dslreports logo
site
 
    All Forums Hot Topics Gallery
spc

spacer




how-to block ads


Search Topic:
uniqs
1755
share rss forum feed

axus

join:2001-06-18
Washington, DC
Reviews:
·Comcast

[Rant] Comcast inserting Javascript into webpages?

I saw this link on Hacker News, apparently Comcast is inserting things into web traffic now?

»gist.github.com/ryankearney/4146814

From this blog it looks like old news:
»blog.ryankearney.com/2013/01/com···traffic/

I don't follow the Comcast forum, but maybe y'all can update me?



jlivingood
Premium,VIP
join:2007-10-28
Philadelphia, PA
kudos:2

1 recommendation

Old news. See »tools.ietf.org/html/rfc6108
--
JL
Comcast



FifthE1ement
Tech Nut

join:2005-03-16
Fort Lauderdale, FL
reply to axus

Yeah Comcast has been doing this for a long time now. I heard they will be doing it with the 6 strikes crap too soon. So they wil do it if you get a notice for copyright infringement. Not cool but it's Comcrapstic!

jlivingood, you stole my avatar, lol!
--
"The relationship between what we see and what we know is never settled..."



Streetlight

join:2005-11-07
Colorado Springs, CO
reply to jlivingood

said by jlivingood:

Old news. See »tools.ietf.org/html/rfc6108

Maybe we're all listening to Steve Gibson at twit.tv and his and Leo's Security Now netcast episode 398.

The scary thing is Steve alleges the code is extremely poorly written wherein all the Javascript variables are global and the code does not use Closure. The suggestion here is that because of that the code is insecure because of the global variables and might be useful to introduce malware into subscriber's computers. Not sure about this.

The purpose of this code is apparently to monitor user's bandwidth usage so as to notify if a user is approaching a bandwidth cap. It is also alleged that the the user's system phones home every 5 seconds.

Since bandwidth caps have been suspended for the vast majority of CC HSI subscribers, it seems the code is unnecessary and it use should also be suspended. Actually it seems bandwidth caps should be permanently removed.
--
There is nothing more deceptive than an obvious fact.

Sherlock Holmes in
The Boscombe Valley Mystery
A. C. Doyle
Strand Magazine, October 1891

jagged

join:2003-07-01
Boynton Beach, FL
reply to axus

would one get this message if they're using a router and OpenDNS servers?



Ryan Kearney

@adelphia.net

said by jagged:

would one get this message if they're using a router and OpenDNS servers?

Yes, you would. They intercept HTTP requests after they've left your home. The only way to protect yourself against this is to only visit HTTPS sites, or use a VPN. You can read more about how it works in the RFC spec link posted above.

-Ryan

madbavarian

join:2013-03-05
Fremont, CA

I'm surprised their lawyers let them do this. What happens the first time someone's computer can't automatically download emergency security updates because the HTTP requests are hijacked?



NetFixer
Snarl For The Camera Please
Premium
join:2004-06-24
The Boro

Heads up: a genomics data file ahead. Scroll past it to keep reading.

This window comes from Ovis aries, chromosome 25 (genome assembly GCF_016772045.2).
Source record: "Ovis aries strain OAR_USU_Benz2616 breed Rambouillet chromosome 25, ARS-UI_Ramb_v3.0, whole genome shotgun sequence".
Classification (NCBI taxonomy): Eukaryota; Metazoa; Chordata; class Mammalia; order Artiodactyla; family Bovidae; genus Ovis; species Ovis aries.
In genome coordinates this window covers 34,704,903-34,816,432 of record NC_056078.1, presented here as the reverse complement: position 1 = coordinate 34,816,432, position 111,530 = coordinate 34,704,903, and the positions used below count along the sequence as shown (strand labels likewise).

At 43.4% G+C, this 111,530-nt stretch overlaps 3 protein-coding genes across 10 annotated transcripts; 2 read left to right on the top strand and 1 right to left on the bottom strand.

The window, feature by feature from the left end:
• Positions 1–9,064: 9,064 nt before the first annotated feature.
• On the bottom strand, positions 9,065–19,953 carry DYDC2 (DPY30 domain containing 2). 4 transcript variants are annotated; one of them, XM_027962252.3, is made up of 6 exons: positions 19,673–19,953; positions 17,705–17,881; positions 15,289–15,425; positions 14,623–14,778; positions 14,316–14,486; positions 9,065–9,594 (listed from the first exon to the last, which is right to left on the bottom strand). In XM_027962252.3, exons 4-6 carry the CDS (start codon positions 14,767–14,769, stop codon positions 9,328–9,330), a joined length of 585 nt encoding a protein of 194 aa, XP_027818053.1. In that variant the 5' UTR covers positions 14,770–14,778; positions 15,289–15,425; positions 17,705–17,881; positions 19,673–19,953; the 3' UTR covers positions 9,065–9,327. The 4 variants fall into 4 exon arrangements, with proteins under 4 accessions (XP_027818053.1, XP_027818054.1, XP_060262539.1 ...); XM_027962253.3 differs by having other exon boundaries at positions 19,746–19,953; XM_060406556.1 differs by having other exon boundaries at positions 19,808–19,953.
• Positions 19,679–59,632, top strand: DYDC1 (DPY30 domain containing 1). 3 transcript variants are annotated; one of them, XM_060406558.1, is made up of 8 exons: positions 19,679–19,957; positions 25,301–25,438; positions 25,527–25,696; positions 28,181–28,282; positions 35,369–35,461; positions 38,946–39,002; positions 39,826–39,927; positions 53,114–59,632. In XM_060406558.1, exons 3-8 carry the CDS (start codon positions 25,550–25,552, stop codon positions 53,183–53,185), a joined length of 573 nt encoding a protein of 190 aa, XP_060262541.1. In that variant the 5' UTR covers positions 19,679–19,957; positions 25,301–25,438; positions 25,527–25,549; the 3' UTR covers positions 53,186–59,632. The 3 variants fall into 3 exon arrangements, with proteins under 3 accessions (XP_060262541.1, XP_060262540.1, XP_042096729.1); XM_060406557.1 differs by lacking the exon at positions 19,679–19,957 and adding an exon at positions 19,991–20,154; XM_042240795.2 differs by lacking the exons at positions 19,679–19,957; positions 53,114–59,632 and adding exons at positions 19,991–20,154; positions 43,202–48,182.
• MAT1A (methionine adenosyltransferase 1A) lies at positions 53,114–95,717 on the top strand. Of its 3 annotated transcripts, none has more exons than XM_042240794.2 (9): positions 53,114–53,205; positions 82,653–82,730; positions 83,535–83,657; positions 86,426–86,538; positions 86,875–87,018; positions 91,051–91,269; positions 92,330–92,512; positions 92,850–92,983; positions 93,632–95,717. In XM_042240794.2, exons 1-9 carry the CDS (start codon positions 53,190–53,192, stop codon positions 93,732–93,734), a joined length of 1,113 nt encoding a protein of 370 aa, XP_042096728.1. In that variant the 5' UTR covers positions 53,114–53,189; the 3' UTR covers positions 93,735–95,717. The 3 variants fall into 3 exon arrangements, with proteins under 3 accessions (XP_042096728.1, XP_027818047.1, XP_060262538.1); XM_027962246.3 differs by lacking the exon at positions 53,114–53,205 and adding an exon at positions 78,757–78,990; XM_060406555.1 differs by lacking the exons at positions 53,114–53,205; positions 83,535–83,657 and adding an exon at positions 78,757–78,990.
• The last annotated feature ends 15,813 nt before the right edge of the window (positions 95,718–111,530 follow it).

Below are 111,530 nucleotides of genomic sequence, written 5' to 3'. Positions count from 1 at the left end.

Reviews:
·Cingular Wireless
·Comcast Business..
·Vonage
·Comcast

said by madbavarian:

I'm surprised their lawyers let them do this. What happens the first time someone's computer can't automatically download emergency security updates because the HTTP requests are hijacked?

No need to worry about that scenario; if you can't connect to the Internet, your chances of getting infected are greatly reduced. And even if you got infected, there is a good chance that Comcast's other HTML injection program called Constant Guard, would then send you an HTML message to inform you that you were infected.
--
A well-regulated militia, being necessary to the security of a free State, the right of the people to keep and bear arms shall not be infringed.

When governments fear people, there is liberty. When the people fear the government, there is tyranny.


JohnInSJ
Premium
join:2003-09-22
San Jose, CA
reply to madbavarian

said by madbavarian:

I'm surprised their lawyers let them do this. What happens the first time someone's computer can't automatically download emergency security updates because the HTTP requests are hijacked?

Did you read the AUP and TOS? Their lawyers assume you have. Since you agreed to this by accepting the terms of service, their lawyers have nothing to worry about.
--
My place : »www.schettino.us


dslcreature
Premium
join:2010-07-10
Seattle, WA
reply to jlivingood

said by jlivingood:

Old news. See »tools.ietf.org/html/rfc6108

This is news to me after having previously read your RFC. See section 3.1.1


"Must Only Be Used for Critical Service Notifications
Additional Background: The system must only provide
critical notifications, rather than trivial notifications.
An example of a critical, non-trivial notification, which
is also the primary motivation of this system, is to advise
the user that their computer is infected with malware, that
their security is at severe risk and/or has already been
compromised, and that it is recommended that they take
immediate, corrective action NOW."


I would ask on which planets are bandwidth warnings not considered trivial notifications but I'm afraid of the answer.